“At a meeting of the Massachusetts Society held in Wesleyan Hall, Boston, February 8, 1893, to take action in relation to having the 19th of April made a State holiday, the Rev. Carlton Albert Staples, of Lexington, suggested that it would be well to have some way of marking the graves, and also of placing in town halls or libraries tablets with the names and services of those who had honored the history of the town by what they had done in the Revolutionary War. A committee was appointed for this, with Mr. Staples as chairman, and at the annual meeting of the Society, April 19 of that year, made a report on the subject. From this came the appointment of a committee — of which I was made chairman — to prepare some special design to be placed in cemeteries. A design was presented at the meeting of the Society held at Marblehead October 19,1893; and it was voted to adopt it, and also to order fifty in behalf of the Society. So now it became an accomplished fact; and preparations were made to bring the markers to the notice of municipal authorities, so that the work of placing them in the graveyards could be initiated on the new Patriots’ Day, April 19, 1894, which was done. I should have stated that on this day, 1893, small American flags with the letters S. A. R.’ were placed by patriotic citizens at Revolutionary graves in several of our towns. You will notice that the marker has on the three upper arms of the cross the letters S. A. R.,’ which can stand for a Soldier’ or Sailor’ of the American Revolution, or, if it please you, for Son’ or Society,’ making it very comprehensive, at the same time clearly fixing the name of our organization as that of the American Revolution.’

“At the meeting of the National Society held at Washington, D.C., April 30, 1894, the marker was officially adopted by the Society, and since that time has come into general use. Thousands of them have been placed in Massachusetts; and they are fast going to other States, some to Alexandria, Va., while there is one in Chicago of an old soldier of the war who settled and died in the young city of the lake.”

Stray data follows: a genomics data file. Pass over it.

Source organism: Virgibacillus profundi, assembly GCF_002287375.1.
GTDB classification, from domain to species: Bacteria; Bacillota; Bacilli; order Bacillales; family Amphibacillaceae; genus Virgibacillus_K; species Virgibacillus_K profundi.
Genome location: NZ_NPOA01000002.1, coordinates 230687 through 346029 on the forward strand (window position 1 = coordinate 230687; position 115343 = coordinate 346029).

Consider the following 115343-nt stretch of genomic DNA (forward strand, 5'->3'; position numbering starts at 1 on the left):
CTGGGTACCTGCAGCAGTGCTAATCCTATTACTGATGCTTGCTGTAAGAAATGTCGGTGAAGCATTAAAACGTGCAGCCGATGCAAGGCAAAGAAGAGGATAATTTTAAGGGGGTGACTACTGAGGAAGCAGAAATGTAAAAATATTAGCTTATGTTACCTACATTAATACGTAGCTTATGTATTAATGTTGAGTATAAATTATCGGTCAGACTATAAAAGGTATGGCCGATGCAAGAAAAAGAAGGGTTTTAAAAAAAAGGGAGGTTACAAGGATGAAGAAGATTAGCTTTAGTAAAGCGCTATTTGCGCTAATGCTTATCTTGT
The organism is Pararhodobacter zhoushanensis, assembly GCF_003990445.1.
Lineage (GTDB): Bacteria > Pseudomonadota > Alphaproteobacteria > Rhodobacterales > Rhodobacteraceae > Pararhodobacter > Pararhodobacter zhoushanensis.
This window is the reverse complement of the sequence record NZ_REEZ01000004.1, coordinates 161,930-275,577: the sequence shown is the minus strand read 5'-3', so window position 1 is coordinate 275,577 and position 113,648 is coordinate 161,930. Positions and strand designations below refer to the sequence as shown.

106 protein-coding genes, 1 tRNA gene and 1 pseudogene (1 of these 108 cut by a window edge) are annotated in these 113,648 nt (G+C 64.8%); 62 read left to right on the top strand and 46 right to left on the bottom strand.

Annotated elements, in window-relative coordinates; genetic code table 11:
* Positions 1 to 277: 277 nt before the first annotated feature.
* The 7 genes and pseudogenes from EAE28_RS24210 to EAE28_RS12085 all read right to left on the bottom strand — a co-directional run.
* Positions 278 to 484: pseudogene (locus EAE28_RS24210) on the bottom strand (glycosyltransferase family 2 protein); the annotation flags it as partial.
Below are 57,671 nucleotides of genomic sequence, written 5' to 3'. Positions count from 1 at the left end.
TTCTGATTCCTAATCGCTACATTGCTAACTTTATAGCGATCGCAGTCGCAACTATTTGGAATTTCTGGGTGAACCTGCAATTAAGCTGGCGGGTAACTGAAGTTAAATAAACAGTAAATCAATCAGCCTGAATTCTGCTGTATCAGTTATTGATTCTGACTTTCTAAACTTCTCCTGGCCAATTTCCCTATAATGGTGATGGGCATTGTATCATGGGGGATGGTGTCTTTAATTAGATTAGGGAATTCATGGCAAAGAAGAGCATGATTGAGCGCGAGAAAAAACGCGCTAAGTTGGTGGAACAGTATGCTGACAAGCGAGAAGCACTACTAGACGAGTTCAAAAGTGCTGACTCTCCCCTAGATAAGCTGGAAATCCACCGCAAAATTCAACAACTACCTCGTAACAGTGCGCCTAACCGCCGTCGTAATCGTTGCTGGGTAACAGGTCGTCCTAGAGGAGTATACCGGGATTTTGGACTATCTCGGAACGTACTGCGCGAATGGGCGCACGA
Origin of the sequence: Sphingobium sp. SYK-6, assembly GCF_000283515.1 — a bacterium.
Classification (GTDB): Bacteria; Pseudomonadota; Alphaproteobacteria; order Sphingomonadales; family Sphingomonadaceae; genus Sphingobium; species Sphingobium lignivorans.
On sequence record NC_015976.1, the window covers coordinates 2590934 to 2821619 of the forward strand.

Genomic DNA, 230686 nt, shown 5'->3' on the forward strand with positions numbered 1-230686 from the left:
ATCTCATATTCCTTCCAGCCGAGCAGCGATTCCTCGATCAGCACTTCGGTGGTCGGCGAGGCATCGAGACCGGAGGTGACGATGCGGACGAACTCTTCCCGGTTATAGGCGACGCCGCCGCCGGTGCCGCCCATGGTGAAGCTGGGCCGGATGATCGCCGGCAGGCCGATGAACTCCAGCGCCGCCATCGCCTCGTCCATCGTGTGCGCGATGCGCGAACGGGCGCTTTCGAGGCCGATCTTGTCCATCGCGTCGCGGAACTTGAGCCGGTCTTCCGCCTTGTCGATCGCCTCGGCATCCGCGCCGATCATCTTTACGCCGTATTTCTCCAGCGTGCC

By an Act of the Legislature, towns are authorized to vote such sums as they deem necessary for erecting headstones, or other monuments, to the memory of those who served in the Revolutionary and other wars.

To perpetuate the record of the markers already placed, the managers have authorized its publication in connection with the Register. The names have been arranged under the towns in which the persons were buried. Certain cities and towns have voted money for the marking of graves, but very many of the graves herein noted have been marked by private individuals. In some places all the markers are of bronze; in others, of iron.

During recent visits to Paris, Captain Appleton has interested himself in identifying and marking the graves of Frenchmen and others who rendered service during the War for Independence, as shown by the following list:

  • Marquis de Lafayette, buried at the Picpus Cemetery.
  • William Temple Franklin, grandson of Benjamin Franklin, who acted as his secretary in 1783, when the Treaty of Peace between the United States and Great Britain was signed.
  • The three brothers de Lameth, — Theodore, Charles, and Alexandre, — who were officers in the army in America, and whose monument consists of three pillars united as one.
  • Beaumarchais, whose services in obtaining money for the American cause were so important.
  • D’Abouville, colonel of artillery at the surrender at Yorktown. The last six are buried at Pere-la-Chaise.
  • At the small cemetery at Calvaire, at the heights of Montmartre, can be seen the burial-place of Comte de Bougainville, an officer both of the French army and navy, who commanded two ships at Yorktown. Later on he was the first French circumnavigator of the globe.
  • Rochambeau is buried in the town of Vendome, where within a year a statue of him has been erected.
  • The graves of Admiral Bruix and Saint-Simon, a French sailor, and Truquet, have also been found.

The book of patriot grave markings is available here.